LONDON (Reuters) - Legislation to end Britain’s European Union membership begins months of debate in the upper house of parliament this month and is likely to be given a rough ride by largely pro-EU lawmakers.
The European Union (Withdrawal) Bill repeals the 1972 law that made Britain a member, and transfers EU laws into British ones. It was approved by 324 to 295 in the lower House of Commons on Jan. 17 and begins its journey through the House of Lords on Jan. 30. It is expected to take until the summer for it to become law.
Prime Minister Theresa May’s Conservative Party does not have a majority in the unelected House of Lords, raising fears among Brexit supporters that the 2016 referendum decision to leave the EU could be thwarted.
But, although May’s government is expected to suffer defeats on some parts of the bill, lords are not expected to block Brexit outright, or indeed influence the final shape of the future relationship between Britain and the EU.
1. What does the House of Lords do?
The House of Lords is a mix of political appointees, members who inherited their positions, and non-political experts on a range of topics. Members are referred to as ‘peers’.
Their primary functions are to hold government to account, revise and improve legislation, and consider public policy.
The Lords is secondary to the directly elected House of Commons in setting policy, and any changes it makes to legislation can be overruled.
As such, it would be extremely unusual for the Lords to agree an outright block on such a major policy as Brexit, particularly one backed by a referendum. The two main parties observe a convention that the Lords should not block policies in the manifesto of the ruling party.
2. Why the fuss?
Short of blocking Brexit, the Lords can change how Britain enacts its EU exit by adding caveats and restricting the government’s powers. It could also inflict politically embarrassing defeats on the government.
May’s Conservatives have 248 representatives in the 794-member chamber. The next two biggest parties, Labour and the Liberal Democrats, have 197 and 100. The rest do not follow party voting instructions.
This means the government is outnumbered and must pacify opponents or win over non-political peers, known as crossbenchers, to defeat attempts to change the legislation.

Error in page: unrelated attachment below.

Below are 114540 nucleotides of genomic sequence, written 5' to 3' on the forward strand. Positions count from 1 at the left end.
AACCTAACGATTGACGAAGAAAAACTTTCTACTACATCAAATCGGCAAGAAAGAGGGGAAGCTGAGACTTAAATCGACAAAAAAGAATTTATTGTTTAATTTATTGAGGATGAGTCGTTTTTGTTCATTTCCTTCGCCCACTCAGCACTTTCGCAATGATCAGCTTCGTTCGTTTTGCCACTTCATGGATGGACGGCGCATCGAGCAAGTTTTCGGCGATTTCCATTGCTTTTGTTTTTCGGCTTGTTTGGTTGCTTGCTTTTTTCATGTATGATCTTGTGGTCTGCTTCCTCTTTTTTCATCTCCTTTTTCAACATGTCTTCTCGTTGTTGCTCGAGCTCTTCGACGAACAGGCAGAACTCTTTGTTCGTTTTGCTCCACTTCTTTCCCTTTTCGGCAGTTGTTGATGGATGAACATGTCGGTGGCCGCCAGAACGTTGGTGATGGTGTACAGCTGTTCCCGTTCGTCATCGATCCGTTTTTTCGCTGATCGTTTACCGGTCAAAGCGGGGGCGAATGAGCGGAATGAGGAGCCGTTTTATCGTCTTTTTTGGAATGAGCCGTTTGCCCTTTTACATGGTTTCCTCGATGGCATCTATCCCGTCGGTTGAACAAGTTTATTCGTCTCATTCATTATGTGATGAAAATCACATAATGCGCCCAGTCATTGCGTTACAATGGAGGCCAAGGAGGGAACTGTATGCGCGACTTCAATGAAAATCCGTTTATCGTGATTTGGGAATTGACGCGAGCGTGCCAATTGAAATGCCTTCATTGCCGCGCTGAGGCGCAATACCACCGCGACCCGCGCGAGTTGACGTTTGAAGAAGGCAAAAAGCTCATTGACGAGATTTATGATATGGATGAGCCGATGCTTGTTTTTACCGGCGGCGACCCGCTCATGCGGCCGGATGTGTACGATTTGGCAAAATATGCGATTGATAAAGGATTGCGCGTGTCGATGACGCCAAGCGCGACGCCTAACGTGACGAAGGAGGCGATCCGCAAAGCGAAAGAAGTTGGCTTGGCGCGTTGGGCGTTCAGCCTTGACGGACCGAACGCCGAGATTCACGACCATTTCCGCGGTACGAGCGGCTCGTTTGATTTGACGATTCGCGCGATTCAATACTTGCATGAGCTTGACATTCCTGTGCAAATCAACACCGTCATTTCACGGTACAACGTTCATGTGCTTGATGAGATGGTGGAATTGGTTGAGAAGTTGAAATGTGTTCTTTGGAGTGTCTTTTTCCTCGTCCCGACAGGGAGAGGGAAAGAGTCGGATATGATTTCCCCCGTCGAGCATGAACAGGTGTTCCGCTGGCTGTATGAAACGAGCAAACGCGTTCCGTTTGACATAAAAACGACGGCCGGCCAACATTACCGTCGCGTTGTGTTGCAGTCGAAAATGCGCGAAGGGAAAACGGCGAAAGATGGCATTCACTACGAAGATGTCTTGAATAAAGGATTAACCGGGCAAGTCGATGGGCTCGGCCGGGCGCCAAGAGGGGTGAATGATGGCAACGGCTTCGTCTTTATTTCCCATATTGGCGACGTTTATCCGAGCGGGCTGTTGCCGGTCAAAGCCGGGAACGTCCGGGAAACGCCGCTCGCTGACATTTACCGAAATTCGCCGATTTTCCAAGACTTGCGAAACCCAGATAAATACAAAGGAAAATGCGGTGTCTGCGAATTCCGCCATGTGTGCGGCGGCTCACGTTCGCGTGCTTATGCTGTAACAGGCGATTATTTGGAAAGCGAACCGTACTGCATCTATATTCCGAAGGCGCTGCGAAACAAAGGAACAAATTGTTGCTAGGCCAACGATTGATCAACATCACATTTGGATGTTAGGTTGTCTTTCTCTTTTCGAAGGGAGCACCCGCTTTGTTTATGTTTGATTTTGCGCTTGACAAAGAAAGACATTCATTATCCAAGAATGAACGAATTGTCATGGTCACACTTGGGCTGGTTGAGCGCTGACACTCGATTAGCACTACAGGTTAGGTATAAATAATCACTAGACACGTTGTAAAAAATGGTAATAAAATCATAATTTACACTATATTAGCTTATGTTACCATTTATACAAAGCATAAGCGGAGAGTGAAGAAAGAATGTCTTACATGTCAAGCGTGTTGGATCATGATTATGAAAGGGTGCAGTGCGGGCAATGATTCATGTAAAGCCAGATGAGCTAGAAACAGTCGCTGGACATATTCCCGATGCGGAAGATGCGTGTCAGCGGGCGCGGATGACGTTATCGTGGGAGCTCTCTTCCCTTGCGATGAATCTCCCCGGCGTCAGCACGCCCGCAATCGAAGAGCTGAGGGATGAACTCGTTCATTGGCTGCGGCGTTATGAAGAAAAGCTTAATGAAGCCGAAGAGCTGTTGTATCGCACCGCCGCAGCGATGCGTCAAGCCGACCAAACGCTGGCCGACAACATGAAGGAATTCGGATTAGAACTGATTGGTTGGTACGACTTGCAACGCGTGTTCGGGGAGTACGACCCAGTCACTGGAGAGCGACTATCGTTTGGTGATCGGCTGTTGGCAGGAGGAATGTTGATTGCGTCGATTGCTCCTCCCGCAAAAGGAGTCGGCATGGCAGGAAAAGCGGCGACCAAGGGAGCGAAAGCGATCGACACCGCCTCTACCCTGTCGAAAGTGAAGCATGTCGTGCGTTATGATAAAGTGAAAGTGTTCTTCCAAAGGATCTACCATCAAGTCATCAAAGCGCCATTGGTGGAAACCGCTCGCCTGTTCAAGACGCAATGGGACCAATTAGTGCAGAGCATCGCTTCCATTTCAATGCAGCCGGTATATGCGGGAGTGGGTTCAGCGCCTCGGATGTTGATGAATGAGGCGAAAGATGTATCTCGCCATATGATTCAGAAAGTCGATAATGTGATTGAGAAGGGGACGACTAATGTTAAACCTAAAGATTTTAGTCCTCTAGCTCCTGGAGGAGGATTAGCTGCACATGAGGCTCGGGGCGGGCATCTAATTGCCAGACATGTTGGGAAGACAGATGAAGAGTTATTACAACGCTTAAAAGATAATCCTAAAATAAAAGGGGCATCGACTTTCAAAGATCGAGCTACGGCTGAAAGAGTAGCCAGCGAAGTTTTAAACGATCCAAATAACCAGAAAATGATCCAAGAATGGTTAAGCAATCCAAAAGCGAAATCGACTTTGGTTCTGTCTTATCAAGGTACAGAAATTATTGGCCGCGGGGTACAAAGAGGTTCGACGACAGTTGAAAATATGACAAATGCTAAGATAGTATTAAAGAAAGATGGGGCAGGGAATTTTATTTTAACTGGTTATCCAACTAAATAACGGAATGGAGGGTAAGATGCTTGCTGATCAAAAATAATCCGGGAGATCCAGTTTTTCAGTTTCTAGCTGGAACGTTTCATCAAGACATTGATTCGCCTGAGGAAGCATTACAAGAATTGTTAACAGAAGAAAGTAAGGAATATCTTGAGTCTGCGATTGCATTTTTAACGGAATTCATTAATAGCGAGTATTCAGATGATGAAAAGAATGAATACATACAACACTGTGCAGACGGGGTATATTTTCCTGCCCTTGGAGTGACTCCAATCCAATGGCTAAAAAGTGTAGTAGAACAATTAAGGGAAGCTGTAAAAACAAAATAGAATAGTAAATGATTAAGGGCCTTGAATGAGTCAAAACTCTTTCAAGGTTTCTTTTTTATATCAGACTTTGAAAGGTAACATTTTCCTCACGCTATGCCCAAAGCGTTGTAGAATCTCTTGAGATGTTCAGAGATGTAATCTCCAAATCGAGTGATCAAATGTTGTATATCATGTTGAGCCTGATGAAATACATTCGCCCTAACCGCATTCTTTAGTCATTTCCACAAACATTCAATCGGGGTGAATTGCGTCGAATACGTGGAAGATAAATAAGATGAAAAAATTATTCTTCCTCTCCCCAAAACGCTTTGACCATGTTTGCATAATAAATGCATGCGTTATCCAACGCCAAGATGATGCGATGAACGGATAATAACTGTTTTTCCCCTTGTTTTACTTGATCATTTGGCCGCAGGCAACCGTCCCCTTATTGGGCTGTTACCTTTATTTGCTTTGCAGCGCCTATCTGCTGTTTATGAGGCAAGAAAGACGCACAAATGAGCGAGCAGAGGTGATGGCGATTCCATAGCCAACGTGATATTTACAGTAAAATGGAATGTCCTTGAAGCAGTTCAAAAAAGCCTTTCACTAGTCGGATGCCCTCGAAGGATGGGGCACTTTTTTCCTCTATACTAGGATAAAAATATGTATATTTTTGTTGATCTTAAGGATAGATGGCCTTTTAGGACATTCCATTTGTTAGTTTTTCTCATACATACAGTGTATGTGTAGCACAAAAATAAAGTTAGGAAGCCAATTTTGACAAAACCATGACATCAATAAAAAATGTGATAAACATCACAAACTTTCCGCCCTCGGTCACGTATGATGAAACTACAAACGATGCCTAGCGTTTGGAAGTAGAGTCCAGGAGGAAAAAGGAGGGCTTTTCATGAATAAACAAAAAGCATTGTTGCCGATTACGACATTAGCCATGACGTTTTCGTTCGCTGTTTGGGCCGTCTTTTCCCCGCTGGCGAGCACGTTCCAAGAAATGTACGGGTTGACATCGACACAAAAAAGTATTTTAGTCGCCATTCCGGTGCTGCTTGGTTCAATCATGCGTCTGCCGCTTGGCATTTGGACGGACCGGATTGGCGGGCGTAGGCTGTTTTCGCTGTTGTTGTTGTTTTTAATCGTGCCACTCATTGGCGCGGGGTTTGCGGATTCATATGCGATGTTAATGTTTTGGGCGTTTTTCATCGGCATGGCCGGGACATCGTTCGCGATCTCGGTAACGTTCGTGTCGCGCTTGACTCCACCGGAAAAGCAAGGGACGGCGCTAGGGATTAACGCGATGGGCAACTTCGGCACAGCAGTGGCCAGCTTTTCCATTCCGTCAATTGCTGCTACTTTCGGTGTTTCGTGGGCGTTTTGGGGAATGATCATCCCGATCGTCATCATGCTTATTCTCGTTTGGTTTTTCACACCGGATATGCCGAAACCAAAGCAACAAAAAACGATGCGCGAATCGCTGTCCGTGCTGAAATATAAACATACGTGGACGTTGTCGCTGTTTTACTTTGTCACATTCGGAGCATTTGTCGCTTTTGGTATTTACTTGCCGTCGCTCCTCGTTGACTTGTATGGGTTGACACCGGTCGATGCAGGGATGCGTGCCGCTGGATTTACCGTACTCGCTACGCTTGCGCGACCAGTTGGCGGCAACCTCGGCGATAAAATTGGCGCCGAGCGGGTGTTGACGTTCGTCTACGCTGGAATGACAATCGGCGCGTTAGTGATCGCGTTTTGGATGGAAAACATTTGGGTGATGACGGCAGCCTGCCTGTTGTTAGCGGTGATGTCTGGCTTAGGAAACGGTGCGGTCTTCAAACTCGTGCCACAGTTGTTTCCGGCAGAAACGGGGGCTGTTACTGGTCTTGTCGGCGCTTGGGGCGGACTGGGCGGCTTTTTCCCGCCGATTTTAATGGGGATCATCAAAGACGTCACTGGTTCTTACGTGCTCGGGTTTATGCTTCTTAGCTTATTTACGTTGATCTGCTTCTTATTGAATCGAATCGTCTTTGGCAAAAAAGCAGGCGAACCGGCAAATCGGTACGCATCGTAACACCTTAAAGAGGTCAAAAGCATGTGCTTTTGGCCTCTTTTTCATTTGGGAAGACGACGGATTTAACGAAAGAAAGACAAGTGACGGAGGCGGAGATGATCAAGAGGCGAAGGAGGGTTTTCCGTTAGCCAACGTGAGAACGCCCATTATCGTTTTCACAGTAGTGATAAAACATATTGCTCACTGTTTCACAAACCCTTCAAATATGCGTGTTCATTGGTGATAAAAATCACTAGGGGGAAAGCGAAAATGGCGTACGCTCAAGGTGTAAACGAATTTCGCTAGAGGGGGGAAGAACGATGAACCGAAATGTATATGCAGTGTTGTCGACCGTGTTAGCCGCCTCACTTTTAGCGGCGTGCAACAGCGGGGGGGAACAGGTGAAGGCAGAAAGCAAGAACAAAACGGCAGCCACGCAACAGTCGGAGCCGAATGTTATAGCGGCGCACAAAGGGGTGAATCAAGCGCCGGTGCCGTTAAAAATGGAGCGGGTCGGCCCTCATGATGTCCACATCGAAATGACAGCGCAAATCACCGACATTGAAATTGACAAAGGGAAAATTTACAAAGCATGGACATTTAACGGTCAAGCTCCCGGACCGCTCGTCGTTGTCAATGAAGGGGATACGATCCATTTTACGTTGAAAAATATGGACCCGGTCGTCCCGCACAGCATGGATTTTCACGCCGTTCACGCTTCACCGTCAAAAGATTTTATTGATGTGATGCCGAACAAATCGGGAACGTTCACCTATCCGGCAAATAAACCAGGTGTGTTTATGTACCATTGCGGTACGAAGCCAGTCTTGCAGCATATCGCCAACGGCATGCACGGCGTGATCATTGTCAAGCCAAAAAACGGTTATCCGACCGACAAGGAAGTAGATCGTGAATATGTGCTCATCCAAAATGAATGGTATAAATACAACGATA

Given the anti-Brexit leaning of many peers, and concerns in that the legislation gives ministers unconstitutional powers, the government is expected to suffer several defeats on aspects of the bill.
3. What could change?
Objections raised in the Lords will be either political or constitutional.
Politically, the Liberal Democrats are expected to fight for a second referendum to approve the terms of any exit deal and for Britain to remain in the EU’s single market. Without Labour’s backing, which it does not currently have, these attempts are likely to fail.
Labour wants to ensure the legislation protects EU-derived workers’ rights and incorporates the EU’s Charter of Fundamental Rights. This position is likely to command enough support to either force the government to make concessions or face defeat.
There is expected to be widespread opposition, even among some Conservative peers, to the government’s attempt to fix the date of Brexit in law as March 29, 2019. The move is widely seen as unnecessarily binding and may be cut from the final draft.
Constitutional objections are similarly likely to give the government a headache. Several crossbench legal experts in the Lords have expressed concerns about the way the government proposes to transfer EU law into British law. They say the bill gives ministers powers that are too sweeping.
There is also concern about how the government wants to redistribute legal powers reclaimed from Brussels to devolved administrations in Scotland, Wales and Northern Ireland.
Labour, the Liberal Democrats and the crossbenchers will likely join forces on these issues.
4. What does it mean for Brexit?
Politically, a series of defeats for May’s party would embolden critics of her leadership, but as long as the legislation isn’t blocked outright the Lords is an unlikely trigger for a move against her.
Barring a major change of policy from the Labour Party, the legislation enacting Brexit will eventually pass.
But, changes made in the Lords could mean there are additional checks and balances on the transfer of EU laws.
The government has agreed to extra scrutiny by parliament, but says the timetable is tight.
Changes regarding the protection of human rights and workers’ rights will be resisted, but the government may need to make further concessions.
5. Who should we watch?
MARTIN CALLANAN - May’s Brexit man in the Lords. Former MEP and a Brexit campaigner, Callanan will lead the legislation through the house.
ANDREW ADONIS - An outspoken Labour minister-turned-peer who wants to stop Brexit. A fierce critic of the government, Adonis is expected to be the rallying point for peers who want to derail the exit legislation. However, he does not set policy for Labour and is unlikely to be backed by the party.
IGOR JUDGE and DAVID PANNICK - Two crossbenchers with legal backgrounds who will lead on constitutional issues. Both have expressed concern about technical elements of the bill and the powers it creates. They will influence crossbench floating voters.
ANGELA SMITH - Labour’s leader in the Lords. Any attempt to defeat the government will likely need Labour endorsement. If Smith and her ministers don’t back a proposed change by instructing Labour peers to vote for it, the amendment will likely fail.
Reporting by William James; editing by Giles Elgood